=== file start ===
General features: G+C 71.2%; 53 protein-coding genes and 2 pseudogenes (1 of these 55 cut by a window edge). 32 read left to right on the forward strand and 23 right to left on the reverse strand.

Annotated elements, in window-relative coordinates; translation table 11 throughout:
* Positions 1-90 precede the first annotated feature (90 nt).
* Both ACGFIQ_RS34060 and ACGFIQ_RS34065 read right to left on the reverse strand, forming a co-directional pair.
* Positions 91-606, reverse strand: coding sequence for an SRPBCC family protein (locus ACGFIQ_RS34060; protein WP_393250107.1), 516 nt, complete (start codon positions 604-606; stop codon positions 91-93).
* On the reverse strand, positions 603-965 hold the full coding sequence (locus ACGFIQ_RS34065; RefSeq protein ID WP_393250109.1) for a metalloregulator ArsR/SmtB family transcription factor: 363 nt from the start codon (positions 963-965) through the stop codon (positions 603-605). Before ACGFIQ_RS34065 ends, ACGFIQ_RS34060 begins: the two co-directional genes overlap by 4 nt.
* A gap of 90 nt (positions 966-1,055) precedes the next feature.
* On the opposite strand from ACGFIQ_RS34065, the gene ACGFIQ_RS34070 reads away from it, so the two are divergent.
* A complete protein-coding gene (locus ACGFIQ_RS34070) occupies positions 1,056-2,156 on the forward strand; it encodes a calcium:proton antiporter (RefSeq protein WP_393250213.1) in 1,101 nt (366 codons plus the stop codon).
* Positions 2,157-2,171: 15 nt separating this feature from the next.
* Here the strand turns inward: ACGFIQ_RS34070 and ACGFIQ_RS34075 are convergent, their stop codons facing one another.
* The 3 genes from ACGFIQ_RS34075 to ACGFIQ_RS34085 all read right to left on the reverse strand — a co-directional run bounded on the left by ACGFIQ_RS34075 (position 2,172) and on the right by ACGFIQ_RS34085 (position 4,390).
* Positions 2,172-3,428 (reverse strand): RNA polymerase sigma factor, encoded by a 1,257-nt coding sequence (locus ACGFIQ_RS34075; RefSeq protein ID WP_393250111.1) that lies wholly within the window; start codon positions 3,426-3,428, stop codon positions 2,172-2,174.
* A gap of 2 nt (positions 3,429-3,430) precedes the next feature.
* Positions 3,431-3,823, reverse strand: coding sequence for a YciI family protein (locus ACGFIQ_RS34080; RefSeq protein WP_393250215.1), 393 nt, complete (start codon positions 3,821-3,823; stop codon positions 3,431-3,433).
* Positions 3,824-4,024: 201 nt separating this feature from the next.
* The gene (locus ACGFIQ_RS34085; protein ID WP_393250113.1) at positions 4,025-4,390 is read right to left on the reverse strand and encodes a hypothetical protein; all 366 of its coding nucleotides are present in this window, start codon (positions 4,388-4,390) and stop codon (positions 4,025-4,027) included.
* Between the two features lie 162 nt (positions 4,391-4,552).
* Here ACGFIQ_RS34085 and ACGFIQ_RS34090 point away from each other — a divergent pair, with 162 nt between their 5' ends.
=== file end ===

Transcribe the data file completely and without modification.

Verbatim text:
General features: G+C 71.2%; 53 protein-coding genes and 2 pseudogenes (1 of these 55 cut by a window edge). 32 read left to right on the forward strand and 23 right to left on the reverse strand.

Annotated elements, in window-relative coordinates; translation table 11 throughout:
* Positions 1-90 precede the first annotated feature (90 nt).
* Both ACGFIQ_RS34060 and ACGFIQ_RS34065 read right to left on the reverse strand, forming a co-directional pair.
* Positions 91-606, reverse strand: coding sequence for an SRPBCC family protein (locus ACGFIQ_RS34060; protein WP_393250107.1), 516 nt, complete (start codon positions 604-606; stop codon positions 91-93).
* On the reverse strand, positions 603-965 hold the full coding sequence (locus ACGFIQ_RS34065; RefSeq protein ID WP_393250109.1) for a metalloregulator ArsR/SmtB family transcription factor: 363 nt from the start codon (positions 963-965) through the stop codon (positions 603-605). Before ACGFIQ_RS34065 ends, ACGFIQ_RS34060 begins: the two co-directional genes overlap by 4 nt.
* A gap of 90 nt (positions 966-1,055) precedes the next feature.
* On the opposite strand from ACGFIQ_RS34065, the gene ACGFIQ_RS34070 reads away from it, so the two are divergent.
* A complete protein-coding gene (locus ACGFIQ_RS34070) occupies positions 1,056-2,156 on the forward strand; it encodes a calcium:proton antiporter (RefSeq protein WP_393250213.1) in 1,101 nt (366 codons plus the stop codon).
* Positions 2,157-2,171: 15 nt separating this feature from the next.
* Here the strand turns inward: ACGFIQ_RS34070 and ACGFIQ_RS34075 are convergent, their stop codons facing one another.
* The 3 genes from ACGFIQ_RS34075 to ACGFIQ_RS34085 all read right to left on the reverse strand — a co-directional run bounded on the left by ACGFIQ_RS34075 (position 2,172) and on the right by ACGFIQ_RS34085 (position 4,390).
* Positions 2,172-3,428 (reverse strand): RNA polymerase sigma factor, encoded by a 1,257-nt coding sequence (locus ACGFIQ_RS34075; RefSeq protein ID WP_393250111.1) that lies wholly within the window; start codon positions 3,426-3,428, stop codon positions 2,172-2,174.
* A gap of 2 nt (positions 3,429-3,430) precedes the next feature.
* Positions 3,431-3,823, reverse strand: coding sequence for a YciI family protein (locus ACGFIQ_RS34080; RefSeq protein WP_393250215.1), 393 nt, complete (start codon positions 3,821-3,823; stop codon positions 3,431-3,433).
* Positions 3,824-4,024: 201 nt separating this feature from the next.
* The gene (locus ACGFIQ_RS34085; protein ID WP_393250113.1) at positions 4,025-4,390 is read right to left on the reverse strand and encodes a hypothetical protein; all 366 of its coding nucleotides are present in this window, start codon (positions 4,388-4,390) and stop codon (positions 4,025-4,027) included.
* Between the two features lie 162 nt (positions 4,391-4,552).
* Here ACGFIQ_RS34085 and ACGFIQ_RS34090 point away from each other — a divergent pair, with 162 nt between their 5' ends.